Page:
Excessive hunger is referred to as polyphagia. Although we all experience an increase in hunger in certain conditions, such as after exercise or when not eating anything for some time. It can also be an indication of a more serious problem. Glucose cannot enter the cells of diabetics to be used as energy. Low insulin levels resist the glucose from entering into the cells. This makes it challenging for a person with diabetes to produce energy, and as a consequence, the person feels extremely hungry. Even if you take your regular meals, the hunger does not fade away. Moreover, eating more to cope up with hunger adds glucose to the blood sugar making diabetes even more uncontrollable.
Causes of Polyuria
Not every person with polyuria has diabetes, but every person with diabetes develops polyuria at some or the other stage in life. Similarly, there can be many leading causes of polyuria, that has been discussed below:
One of the most common causes of polyuria is diabetes mellitus. High levels of glucose (blood sugar) build up in the tubules of your kidneys that causing your urine volume to rise. Insulin transports sugar from the bloodstream into your cells, where it is stored or used for energy. Your body either doesn’t generate enough insulin or can’t use the insulin it does make it efficiently if you have diabetes. If left untreated, then high blood sugar levels can harm your nerves, eyes, kidneys, and other organs. Some of the symptoms of diabetes mellitus are:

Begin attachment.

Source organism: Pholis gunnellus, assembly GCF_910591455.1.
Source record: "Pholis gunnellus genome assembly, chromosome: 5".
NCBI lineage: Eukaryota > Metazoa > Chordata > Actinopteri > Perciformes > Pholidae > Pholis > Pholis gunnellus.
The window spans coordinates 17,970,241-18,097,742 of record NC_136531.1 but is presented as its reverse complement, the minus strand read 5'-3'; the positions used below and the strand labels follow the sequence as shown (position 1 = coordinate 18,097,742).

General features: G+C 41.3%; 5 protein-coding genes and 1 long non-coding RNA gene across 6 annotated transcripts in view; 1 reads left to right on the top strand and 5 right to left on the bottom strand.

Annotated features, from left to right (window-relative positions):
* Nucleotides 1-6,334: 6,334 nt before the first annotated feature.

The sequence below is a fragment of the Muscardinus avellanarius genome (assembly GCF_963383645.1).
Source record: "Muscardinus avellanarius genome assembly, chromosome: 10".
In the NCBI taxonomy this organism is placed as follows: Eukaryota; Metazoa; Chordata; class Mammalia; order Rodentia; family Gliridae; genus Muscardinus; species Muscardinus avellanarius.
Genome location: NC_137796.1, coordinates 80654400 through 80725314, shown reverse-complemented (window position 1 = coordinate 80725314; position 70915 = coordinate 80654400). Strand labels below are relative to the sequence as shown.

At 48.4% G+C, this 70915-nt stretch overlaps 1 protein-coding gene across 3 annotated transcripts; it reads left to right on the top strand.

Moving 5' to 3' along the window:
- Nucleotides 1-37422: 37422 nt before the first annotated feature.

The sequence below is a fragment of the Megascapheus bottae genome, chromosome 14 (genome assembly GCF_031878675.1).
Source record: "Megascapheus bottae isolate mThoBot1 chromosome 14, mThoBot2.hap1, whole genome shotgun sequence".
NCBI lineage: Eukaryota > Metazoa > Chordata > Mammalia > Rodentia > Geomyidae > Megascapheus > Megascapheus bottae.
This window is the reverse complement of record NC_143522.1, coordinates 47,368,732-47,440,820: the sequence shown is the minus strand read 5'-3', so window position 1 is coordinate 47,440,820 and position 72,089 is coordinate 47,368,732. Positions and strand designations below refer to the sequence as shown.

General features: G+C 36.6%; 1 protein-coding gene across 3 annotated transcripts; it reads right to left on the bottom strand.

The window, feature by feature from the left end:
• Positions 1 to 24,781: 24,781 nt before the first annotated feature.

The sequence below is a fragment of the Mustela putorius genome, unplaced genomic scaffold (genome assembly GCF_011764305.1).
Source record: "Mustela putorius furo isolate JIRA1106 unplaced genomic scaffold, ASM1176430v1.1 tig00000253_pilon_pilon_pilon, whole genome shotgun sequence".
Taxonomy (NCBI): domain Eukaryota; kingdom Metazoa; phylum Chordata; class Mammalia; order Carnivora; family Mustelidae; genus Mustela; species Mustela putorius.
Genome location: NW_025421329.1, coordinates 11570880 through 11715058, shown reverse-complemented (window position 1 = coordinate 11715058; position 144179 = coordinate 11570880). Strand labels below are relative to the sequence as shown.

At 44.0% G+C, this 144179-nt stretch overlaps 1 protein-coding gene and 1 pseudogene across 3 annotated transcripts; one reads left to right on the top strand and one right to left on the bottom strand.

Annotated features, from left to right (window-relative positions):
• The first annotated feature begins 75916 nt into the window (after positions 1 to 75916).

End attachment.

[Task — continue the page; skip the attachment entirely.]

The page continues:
- Blurred vision
- Frequent urination
- Increase in hunger
- Increase in thirst
- Weight loss
- Sores that don’t heal
Diabetes insipidus is a kind of diabetes in which your body does not produce enough antidiuretic hormone. This also causes your urine volume to rise. ADH, or vasopressin, is another name for antidiuretic hormone. Your pituitary gland produces ADH by involving in the fluid absorption process in your kidneys. Even if you have a drink a lot of water, then also it makes you thirsty. Many people find the phrases “diabetes insipidus” and “diabetes mellitus” as similar. But they are not the same thing. Diabetes mellitus, sometimes known as diabetes, is a condition characterized by excessive blood sugar levels and can be classified as type 1 diabetes or type 2 diabetes. They both differ from each other. Some of the symptoms of diabetes insipidus are:
- Extreme thirst
- Preferring cold drinks
- Producing large amounts of pale urine
- Frequently needing to get up to urinate during the night
Nephrogenic Diabetes Insipidus